SOONER – Fundamental and Applied Research on Open Online Education in the Netherlands
The number of individuals engaging with open online learning is rapidly growing because this form of learning is a flexible means of education that can be adapted to a wide range of different circumstances. Through the SOONER (www.sooner.nu) project, Prof. Dr. Marco Kalz, affiliated to the Heidelberg University of Education and holder of the UNESCO chair of Open Education at the Open University of the Netherlands is working with colleagues at the Open University of the Netherlands, Utrecht University and Maastricht University to gain a better insight into how open online education can be developed in the future. SOONER or the ‘Structuration of Open Online Education in the Netherlands’ is a five-year project financed by the Netherlands Initiative for Educational Research (NRO), the Netherlands Organisation for Scientific Research (NWO) and the Dutch Ministry of Education that is supported by SURF – the collaborative ICT organisation for Dutch education and research.
Towards Enhanced Open Online Education
Open online education is growing in popularity. In many cases, this is due to the format’s ease-of-access, flexibility and affordability. Considering the time constraints and financial burdens placed upon many citizens in modern society, it is quite easy to see why so many are turning to this flexible mode of education delivery. The growth of open online education has not gone unnoticed by the larger, established universities and they are responding to this trend. They too are utilising online learning to deliver their academic programs to a wider audience. Distance education institutions, such as the Open University of the Netherlands, focus not only on the rollout of open online education but also on improving its quality.
The purpose of the SOONER project is to gather empirical and robust evidence to support the validity and effectiveness of open online education, particularly in relation to higher education in the Netherlands. With a firm theoretical basis and development of teaching and learning practices, the quality of this form of learning can continue to improve, and challenges to negative perceptions about its use can be addressed.
The SOONER project consists of four PhD projects that focus on three levels that include the learner, the course and the organisational level. At the learner level, the project is investigating two key areas. One is the role of self-regulating behaviour in open online education. Reneé Jansen is a PhD candidate at Utrecht University and she is investigating self-regulated learning behaviour in open online education and ways to facilitate it.
‘SOONER is delivering knowledge about the conditions and the impact of open online education on the individual, course and organisational level.’
The second key area, at the learner level, is the nature of intention and behaviour in relation to the measurement of success in open online learning. Maartje Henderikx is a PhD candidate and teacher at the Welten Institute at the Open University of the Netherlands. She is investigating the intention and behaviour of Open Online Course-learners and the barriers they encounter while learning what can hinder or impede learning success.
At the course level, SOONER is investigating how to scale student support and feedback provision, whilst maintaining the quality of learning. Julia Kasch is working on a PhD project at the Welten Institute at the Open University of the Netherlands. She is investigating solutions for scalability within Open Online Education for support and assessment.
Finally, on an organisational level, the SOONER project aims to understand the major challenges and opportunities associated with the implementation of open online education within higher education institutions in the Netherlands. Martine Schophuizen is a PhD candidate at the Welten Institute of the Open University of the Netherlands. She is working to determine the organisational conditions that lead to success, the effect of Open Online Education on the organisation and the contribution it has towards the quality of education and educational innovation.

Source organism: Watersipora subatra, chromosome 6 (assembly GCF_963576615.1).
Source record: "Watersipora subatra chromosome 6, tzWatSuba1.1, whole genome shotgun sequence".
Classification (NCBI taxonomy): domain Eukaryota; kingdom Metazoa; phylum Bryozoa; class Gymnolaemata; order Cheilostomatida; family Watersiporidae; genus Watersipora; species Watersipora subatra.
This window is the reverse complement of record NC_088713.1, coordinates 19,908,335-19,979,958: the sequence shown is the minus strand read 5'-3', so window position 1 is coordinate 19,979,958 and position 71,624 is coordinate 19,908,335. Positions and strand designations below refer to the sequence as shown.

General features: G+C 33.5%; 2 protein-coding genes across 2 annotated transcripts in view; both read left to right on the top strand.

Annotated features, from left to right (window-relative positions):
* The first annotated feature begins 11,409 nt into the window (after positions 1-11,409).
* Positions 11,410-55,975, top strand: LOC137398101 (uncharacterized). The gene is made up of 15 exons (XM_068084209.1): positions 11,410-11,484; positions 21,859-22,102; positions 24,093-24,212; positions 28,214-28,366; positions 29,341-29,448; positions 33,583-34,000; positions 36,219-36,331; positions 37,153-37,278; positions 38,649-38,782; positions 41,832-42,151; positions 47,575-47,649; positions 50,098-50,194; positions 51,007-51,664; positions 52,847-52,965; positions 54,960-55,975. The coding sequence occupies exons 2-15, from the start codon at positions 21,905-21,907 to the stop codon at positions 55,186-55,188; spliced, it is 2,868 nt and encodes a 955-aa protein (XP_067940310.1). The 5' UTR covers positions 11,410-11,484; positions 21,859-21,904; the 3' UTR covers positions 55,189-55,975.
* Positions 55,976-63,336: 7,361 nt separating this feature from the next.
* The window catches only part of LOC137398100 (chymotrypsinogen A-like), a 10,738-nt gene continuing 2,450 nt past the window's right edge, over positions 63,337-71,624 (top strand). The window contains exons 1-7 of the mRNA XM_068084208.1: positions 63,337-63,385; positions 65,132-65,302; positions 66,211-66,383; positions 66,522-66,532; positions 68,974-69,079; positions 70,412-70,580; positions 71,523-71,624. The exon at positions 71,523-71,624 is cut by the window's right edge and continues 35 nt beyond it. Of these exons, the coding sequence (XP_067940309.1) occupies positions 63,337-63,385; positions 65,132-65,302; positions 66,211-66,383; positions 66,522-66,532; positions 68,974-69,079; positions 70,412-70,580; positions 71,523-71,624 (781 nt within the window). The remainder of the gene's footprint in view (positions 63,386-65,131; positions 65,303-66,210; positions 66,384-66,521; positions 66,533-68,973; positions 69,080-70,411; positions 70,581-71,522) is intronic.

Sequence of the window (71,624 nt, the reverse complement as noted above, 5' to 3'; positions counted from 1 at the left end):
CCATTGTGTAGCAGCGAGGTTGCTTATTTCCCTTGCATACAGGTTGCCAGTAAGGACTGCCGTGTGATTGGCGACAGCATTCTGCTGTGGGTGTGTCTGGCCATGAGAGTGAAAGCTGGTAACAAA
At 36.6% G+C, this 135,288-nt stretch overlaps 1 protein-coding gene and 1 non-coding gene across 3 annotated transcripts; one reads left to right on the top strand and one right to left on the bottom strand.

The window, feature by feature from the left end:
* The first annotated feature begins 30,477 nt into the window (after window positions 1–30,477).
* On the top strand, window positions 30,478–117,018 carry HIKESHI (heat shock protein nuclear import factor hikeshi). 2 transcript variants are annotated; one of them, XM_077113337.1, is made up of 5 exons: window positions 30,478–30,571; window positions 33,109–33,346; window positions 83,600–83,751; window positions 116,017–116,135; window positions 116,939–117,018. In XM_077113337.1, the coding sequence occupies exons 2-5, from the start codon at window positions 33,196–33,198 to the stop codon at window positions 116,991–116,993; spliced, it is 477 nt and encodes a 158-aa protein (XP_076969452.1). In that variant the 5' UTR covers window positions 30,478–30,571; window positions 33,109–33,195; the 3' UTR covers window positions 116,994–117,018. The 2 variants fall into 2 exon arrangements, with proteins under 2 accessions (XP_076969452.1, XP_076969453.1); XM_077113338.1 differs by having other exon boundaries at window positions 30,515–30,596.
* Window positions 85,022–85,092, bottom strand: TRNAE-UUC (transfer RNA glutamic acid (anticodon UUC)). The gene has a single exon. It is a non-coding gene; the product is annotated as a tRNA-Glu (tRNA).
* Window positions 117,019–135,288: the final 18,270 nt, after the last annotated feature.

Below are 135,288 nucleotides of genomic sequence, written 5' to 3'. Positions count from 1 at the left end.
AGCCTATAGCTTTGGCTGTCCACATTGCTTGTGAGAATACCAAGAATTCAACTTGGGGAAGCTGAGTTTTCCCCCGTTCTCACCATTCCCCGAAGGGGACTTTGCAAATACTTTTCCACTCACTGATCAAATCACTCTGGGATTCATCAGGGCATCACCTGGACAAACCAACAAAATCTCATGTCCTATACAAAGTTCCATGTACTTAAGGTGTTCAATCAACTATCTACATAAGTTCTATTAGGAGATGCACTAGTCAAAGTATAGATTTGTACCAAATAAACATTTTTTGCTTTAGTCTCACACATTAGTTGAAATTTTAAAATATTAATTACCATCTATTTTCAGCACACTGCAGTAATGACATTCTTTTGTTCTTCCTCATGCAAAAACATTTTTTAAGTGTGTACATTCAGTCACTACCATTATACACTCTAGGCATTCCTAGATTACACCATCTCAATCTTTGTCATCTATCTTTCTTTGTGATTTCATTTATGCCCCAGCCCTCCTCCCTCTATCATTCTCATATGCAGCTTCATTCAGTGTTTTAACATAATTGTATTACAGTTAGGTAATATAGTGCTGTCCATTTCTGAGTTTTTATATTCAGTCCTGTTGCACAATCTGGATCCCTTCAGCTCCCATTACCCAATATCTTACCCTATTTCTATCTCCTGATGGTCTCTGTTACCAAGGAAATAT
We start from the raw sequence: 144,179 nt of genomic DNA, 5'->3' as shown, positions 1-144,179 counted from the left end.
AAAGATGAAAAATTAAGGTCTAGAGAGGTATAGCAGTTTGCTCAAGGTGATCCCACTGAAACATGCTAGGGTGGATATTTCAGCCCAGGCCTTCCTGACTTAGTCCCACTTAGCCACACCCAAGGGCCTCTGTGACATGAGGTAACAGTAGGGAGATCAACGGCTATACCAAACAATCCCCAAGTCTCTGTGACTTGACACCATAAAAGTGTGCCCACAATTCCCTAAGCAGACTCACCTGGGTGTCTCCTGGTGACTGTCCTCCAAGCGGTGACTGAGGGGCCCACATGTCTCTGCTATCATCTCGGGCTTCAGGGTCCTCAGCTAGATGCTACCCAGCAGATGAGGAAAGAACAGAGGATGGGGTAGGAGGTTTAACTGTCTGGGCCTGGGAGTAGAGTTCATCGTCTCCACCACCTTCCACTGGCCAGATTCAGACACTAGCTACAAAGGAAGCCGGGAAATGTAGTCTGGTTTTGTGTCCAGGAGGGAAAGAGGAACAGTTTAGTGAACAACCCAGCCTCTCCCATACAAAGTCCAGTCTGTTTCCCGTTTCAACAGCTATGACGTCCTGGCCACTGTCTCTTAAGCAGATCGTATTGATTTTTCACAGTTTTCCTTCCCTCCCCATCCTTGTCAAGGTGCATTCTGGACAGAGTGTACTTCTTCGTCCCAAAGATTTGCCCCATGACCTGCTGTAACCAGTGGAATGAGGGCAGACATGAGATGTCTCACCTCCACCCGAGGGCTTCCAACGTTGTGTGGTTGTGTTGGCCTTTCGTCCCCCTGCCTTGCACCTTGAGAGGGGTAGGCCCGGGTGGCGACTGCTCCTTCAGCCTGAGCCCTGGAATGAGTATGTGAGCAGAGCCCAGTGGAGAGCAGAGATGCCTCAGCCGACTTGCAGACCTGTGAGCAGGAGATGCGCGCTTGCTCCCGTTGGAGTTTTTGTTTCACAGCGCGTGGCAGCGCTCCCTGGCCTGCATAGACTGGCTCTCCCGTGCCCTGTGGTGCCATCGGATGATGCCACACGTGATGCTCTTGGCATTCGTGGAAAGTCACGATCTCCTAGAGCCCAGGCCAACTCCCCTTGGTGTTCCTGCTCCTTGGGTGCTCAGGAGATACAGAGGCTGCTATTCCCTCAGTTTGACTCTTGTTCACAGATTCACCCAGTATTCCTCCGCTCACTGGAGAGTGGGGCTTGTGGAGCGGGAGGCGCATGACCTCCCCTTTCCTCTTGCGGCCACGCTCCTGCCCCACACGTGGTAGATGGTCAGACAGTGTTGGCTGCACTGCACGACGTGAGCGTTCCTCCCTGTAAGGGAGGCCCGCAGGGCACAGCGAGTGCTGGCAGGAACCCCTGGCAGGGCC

Developing the Much-needed Skills of Self-Regulation
The term ‘self-regulated learning’ refers to a student’s ability to actively plan out their work and study schedule, set goals, and monitor their own study habits. Self-regulation is a pre-requisite for success in open online programs. As Renée Jansen and colleagues explain in one of their research papers, ‘due to the autonomy of students in this type of education, students in Massive Open Online Courses (MOOCs) are required to regulate their learning to a greater extent than students in traditional, face-to-face education.’
Because self-regulation is vital for success in these programs, it is important to explore self-regulation in open online education and to look for ways to support students’ in their self-regulated learning. It is hypothesised that there is a relationship between self-regulation skills and drop-out. Student drop-out in online education is due to many factors in addition to problems with self-regulation. Supporting student’s self-regulation will, therefore, help them to optimise their potential to make the best possible use of open online education.
To gain further insights into the issue, the team at Utrecht University developed a thorough and all-encompassing self-regulated learning questionnaire, specifically designed for the online learning environment. The questionnaire addresses different aspects of self-regulated learning, namely, metacognitive skills, time management, environmental structuring, help-seeking and persistence. A later refinement split the assessment of metacognitive skills into activities students engage in before, during, and after learning. Therefore, the questionnaire can be used to measure these activities separately, increasing the usefulness of the information obtained.
The questionnaire is a starting point for further research. The team clustered MOOC students based on their responses to the questionnaire into four groups with different self-regulated learning behaviours. The self-reported self-regulated learning of the students was found to be related to students’ behaviour in the online course environment, groups for instance, differed in their forum activity and the order in which they worked their way through the course materials. The results brought the team to believe that to support students in their self-regulated learning, support must be integrated within the course online learning environment: The students that are most in need of self-regulated learning support, are the least likely to go looking for it themselves.